When it comes to hotel WiFi security, you probably have two types of guests. Some (the minority) may ask front of house staff how safe it is, while others, (the majority) are likely to log in and start browsing the Internet for work or pleasure without a second thought for their online safety.
However, front of house staff may start to see a shift in balance from their hotel guests, as a recent case of attempted hacking has shone the light on just how vulnerable hotel WiFi security can be. A Russian cyber-spying group was accused of targeting hotel guests in seven European countries and one in the Middle East. The hackers were accused of trying to steal passwords from business travellers using hotel WiFi networks and then planned to infect their organisations’ networks.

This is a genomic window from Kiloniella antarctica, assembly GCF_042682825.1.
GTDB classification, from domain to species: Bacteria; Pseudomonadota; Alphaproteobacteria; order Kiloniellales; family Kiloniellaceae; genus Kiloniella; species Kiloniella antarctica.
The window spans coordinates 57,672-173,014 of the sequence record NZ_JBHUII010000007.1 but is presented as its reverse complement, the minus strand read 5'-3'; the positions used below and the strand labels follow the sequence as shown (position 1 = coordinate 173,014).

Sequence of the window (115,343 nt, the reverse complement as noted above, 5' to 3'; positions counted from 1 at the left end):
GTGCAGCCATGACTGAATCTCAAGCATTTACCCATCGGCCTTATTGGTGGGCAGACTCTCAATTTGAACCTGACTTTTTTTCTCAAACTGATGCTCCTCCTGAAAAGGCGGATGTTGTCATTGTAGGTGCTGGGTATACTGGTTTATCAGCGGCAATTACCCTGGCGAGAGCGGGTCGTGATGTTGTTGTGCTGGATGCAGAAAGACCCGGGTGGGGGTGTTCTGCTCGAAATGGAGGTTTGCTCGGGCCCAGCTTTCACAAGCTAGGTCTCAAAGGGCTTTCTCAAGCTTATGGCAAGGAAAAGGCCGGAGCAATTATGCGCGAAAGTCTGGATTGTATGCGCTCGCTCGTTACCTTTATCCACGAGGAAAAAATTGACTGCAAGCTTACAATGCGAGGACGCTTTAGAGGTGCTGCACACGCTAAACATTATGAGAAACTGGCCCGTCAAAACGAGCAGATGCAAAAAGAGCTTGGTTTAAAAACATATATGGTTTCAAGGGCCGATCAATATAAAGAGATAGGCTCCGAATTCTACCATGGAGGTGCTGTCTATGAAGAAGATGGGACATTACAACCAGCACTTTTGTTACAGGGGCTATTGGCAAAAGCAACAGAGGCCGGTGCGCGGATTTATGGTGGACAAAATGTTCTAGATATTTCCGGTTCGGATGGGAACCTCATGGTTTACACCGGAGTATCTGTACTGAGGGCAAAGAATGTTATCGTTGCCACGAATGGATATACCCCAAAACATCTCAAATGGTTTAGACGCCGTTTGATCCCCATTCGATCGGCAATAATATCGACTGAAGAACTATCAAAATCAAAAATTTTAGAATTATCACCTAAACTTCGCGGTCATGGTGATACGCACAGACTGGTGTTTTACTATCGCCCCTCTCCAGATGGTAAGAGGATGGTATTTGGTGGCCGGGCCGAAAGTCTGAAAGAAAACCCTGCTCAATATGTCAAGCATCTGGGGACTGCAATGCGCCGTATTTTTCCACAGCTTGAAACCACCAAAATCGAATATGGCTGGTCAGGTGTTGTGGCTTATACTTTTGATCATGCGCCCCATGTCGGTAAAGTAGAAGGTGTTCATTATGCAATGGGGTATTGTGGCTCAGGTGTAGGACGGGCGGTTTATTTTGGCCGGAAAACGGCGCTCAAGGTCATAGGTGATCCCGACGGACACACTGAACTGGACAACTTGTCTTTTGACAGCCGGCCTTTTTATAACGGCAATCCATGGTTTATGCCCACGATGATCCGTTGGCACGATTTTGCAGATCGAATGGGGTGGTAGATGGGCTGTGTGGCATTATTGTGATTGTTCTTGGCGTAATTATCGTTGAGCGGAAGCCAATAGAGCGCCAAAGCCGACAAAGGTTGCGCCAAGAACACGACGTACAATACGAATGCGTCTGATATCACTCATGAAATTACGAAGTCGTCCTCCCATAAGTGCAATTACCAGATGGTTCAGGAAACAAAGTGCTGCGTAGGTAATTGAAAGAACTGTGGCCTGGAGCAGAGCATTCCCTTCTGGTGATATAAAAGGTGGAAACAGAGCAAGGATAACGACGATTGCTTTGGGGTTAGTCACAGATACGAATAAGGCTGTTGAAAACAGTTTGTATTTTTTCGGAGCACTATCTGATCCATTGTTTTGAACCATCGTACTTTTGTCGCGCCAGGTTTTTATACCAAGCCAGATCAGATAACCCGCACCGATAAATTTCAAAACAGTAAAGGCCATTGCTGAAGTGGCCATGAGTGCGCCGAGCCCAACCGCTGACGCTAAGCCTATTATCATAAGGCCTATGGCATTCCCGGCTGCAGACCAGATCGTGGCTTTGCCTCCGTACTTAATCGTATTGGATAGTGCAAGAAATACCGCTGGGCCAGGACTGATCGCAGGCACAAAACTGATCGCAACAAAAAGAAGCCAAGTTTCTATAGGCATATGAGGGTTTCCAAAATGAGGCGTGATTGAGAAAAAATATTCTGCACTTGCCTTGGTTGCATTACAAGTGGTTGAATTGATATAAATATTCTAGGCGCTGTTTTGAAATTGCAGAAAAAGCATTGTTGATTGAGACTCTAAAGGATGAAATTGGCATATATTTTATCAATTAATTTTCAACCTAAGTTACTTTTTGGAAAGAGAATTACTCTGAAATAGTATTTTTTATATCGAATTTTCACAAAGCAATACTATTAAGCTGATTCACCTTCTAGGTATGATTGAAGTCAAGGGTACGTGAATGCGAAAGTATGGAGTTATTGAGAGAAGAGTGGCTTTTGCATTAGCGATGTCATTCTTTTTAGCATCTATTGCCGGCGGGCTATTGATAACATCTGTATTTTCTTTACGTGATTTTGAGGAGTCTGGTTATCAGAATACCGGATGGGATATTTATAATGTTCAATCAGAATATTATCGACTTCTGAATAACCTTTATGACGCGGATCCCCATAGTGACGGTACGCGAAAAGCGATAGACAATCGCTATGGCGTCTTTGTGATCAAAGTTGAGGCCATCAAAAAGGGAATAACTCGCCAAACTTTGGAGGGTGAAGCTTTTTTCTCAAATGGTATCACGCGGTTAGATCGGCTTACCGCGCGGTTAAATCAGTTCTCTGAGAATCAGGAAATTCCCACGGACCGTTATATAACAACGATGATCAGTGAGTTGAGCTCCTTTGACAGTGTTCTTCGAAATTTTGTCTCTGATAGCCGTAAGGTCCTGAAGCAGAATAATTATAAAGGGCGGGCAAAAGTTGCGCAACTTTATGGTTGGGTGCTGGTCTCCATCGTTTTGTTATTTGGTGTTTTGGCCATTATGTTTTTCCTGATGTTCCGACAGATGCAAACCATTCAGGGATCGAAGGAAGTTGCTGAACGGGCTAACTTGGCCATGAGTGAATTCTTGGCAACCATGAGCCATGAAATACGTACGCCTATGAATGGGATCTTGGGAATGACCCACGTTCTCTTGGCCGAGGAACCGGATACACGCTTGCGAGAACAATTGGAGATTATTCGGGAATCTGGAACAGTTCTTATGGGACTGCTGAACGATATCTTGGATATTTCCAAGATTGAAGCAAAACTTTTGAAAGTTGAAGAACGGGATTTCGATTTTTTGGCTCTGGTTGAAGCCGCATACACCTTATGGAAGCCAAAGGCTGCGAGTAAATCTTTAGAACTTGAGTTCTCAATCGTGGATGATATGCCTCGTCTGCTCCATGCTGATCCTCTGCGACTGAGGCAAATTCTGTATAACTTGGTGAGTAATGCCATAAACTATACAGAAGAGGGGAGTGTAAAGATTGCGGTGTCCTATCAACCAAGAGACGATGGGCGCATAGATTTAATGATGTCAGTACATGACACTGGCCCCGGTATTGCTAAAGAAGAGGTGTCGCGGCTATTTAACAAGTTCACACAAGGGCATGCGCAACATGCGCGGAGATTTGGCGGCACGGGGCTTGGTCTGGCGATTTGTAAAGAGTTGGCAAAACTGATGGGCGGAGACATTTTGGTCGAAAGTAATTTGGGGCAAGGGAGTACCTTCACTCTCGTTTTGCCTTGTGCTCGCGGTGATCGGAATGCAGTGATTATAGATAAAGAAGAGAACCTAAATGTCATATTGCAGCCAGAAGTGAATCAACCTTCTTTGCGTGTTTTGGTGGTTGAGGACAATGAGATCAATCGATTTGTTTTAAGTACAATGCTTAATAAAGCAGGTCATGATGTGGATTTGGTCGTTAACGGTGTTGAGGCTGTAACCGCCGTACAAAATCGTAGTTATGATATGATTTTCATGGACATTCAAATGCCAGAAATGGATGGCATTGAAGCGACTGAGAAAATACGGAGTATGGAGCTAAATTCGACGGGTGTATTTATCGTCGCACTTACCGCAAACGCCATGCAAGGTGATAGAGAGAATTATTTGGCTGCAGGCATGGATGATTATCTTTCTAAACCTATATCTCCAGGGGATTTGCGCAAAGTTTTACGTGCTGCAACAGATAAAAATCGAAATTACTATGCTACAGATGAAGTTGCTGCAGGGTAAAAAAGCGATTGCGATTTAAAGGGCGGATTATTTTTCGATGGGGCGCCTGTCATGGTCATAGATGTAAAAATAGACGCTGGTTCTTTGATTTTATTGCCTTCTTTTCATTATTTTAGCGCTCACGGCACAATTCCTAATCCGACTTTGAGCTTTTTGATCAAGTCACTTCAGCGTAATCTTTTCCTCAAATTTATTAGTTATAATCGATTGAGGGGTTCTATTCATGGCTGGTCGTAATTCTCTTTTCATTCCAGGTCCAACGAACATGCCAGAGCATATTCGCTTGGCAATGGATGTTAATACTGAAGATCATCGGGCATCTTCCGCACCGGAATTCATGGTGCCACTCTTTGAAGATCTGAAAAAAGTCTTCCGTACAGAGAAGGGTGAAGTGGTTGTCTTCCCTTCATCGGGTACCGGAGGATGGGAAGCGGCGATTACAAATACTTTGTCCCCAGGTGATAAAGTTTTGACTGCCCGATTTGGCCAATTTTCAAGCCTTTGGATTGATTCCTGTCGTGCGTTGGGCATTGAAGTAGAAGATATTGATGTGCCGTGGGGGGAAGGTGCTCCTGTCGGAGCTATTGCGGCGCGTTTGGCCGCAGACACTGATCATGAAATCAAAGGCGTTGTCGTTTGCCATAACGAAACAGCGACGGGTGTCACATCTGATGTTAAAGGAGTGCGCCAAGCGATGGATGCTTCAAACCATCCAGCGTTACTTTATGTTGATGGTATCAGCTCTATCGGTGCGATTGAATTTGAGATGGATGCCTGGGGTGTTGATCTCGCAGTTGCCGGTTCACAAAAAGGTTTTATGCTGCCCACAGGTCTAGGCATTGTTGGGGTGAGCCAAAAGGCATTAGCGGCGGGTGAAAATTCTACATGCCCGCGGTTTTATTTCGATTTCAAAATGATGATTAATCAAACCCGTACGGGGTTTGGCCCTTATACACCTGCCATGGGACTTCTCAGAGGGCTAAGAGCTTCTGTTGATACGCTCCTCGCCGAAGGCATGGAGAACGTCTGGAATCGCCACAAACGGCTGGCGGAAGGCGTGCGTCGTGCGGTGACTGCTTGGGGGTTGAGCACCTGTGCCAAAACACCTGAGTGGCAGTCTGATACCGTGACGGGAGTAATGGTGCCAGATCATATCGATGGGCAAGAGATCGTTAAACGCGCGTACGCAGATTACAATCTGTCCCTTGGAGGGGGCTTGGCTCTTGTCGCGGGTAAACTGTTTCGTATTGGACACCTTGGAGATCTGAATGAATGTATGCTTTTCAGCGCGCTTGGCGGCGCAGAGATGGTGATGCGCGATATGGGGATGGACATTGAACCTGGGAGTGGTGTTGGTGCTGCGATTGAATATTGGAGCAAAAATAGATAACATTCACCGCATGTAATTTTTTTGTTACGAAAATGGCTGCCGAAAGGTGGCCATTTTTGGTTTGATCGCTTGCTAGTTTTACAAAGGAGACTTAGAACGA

Another threat that poses a risk to public WiFi networks has also recently been identified by white hat hackers (ethical hacking). A serious vulnerability in WPA2, a protocol that secures all modern protected WiFi networks was detected which would allow an on premise attacker to exploit the protocol using key reinstallation attacks (KRACKS) to access sensitive information such as credit card details and users passwords. This vulnerability is in the WiFi standard itself and providers like our selves are working with the manufacturers to roll out security updates to ensure networks are secure.